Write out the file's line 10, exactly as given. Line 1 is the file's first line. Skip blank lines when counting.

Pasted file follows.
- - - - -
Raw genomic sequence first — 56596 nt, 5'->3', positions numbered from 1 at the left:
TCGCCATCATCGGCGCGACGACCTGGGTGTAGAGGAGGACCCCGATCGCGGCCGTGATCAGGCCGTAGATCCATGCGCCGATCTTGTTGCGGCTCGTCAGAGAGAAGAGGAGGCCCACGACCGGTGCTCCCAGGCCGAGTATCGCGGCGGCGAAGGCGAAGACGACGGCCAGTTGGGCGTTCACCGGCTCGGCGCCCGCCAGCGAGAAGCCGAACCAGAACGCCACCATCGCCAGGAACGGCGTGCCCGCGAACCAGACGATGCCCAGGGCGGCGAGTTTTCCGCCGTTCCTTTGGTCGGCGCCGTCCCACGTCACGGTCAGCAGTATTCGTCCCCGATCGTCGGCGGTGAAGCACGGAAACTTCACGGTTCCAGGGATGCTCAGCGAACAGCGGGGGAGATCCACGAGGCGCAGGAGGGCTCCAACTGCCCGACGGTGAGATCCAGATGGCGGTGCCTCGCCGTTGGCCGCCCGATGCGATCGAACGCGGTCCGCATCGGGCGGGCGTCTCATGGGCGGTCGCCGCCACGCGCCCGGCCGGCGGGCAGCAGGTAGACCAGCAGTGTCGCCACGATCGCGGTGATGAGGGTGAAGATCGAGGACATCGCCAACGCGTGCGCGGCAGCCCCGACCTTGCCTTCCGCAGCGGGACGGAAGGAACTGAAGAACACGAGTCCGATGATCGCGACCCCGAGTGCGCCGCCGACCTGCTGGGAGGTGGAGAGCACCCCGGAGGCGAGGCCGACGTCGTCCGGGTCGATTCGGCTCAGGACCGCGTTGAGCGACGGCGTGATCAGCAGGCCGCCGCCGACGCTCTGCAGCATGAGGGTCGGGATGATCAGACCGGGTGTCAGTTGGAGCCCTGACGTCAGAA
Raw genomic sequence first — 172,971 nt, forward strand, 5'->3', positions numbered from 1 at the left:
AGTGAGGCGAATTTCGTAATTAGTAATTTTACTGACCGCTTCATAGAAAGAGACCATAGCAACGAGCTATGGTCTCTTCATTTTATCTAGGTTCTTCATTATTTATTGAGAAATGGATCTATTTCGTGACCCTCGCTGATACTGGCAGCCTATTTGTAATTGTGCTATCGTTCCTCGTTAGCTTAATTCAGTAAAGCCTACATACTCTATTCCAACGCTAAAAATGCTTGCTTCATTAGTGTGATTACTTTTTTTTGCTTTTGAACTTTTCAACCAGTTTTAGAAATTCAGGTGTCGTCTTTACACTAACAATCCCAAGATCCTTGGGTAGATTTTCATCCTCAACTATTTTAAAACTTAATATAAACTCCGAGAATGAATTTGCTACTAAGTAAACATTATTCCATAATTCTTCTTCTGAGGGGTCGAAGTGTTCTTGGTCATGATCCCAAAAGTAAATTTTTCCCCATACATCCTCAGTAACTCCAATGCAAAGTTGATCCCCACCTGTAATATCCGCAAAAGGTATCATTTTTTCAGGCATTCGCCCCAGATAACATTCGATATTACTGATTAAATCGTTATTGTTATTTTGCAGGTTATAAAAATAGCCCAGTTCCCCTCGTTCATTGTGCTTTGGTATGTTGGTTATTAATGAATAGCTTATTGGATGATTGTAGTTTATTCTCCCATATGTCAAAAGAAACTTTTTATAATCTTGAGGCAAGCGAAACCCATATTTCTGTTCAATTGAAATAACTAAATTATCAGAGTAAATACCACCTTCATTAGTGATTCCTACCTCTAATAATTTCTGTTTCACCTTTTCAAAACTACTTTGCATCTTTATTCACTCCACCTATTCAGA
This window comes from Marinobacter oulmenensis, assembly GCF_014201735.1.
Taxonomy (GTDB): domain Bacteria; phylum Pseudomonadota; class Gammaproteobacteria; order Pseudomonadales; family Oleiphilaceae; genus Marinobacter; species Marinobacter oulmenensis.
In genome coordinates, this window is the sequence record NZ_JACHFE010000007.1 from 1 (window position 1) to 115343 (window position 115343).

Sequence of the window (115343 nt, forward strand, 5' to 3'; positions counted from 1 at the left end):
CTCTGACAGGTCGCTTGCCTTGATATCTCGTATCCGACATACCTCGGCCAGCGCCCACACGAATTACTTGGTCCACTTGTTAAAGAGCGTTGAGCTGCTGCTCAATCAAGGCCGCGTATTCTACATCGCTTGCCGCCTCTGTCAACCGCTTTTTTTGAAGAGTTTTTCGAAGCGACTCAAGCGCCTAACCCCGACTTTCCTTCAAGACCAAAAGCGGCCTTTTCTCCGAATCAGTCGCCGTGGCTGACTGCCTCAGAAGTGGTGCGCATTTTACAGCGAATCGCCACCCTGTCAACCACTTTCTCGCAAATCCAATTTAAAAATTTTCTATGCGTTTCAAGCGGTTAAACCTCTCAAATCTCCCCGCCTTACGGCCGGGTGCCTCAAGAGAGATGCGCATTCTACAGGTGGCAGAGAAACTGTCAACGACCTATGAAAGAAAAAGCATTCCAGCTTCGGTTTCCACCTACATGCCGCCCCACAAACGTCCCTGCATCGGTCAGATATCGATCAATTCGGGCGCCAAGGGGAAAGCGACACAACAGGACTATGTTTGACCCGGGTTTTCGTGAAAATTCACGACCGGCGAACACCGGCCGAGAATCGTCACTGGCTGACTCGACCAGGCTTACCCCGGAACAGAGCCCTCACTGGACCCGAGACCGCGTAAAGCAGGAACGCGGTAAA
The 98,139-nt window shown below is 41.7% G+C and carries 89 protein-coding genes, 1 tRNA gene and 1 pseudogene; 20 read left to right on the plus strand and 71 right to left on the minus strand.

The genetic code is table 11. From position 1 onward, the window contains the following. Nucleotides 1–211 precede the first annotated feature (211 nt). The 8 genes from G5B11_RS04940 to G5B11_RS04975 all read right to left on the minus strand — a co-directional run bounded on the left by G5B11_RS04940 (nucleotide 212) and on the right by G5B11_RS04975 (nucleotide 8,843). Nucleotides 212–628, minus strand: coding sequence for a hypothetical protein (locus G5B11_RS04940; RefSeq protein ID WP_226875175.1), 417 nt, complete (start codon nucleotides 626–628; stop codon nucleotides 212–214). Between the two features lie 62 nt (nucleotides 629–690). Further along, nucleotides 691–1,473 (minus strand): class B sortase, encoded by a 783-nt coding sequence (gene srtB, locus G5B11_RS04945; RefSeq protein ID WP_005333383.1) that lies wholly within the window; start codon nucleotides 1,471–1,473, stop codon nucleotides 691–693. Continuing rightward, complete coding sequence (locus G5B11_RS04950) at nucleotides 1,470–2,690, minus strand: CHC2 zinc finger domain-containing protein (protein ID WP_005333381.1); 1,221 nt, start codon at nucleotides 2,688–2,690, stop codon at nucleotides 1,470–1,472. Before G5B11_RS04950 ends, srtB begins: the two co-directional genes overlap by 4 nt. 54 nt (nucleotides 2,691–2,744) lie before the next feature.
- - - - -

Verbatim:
The 98,139-nt window shown below is 41.7% G+C and carries 89 protein-coding genes, 1 tRNA gene and 1 pseudogene; 20 read left to right on the plus strand and 71 right to left on the minus strand.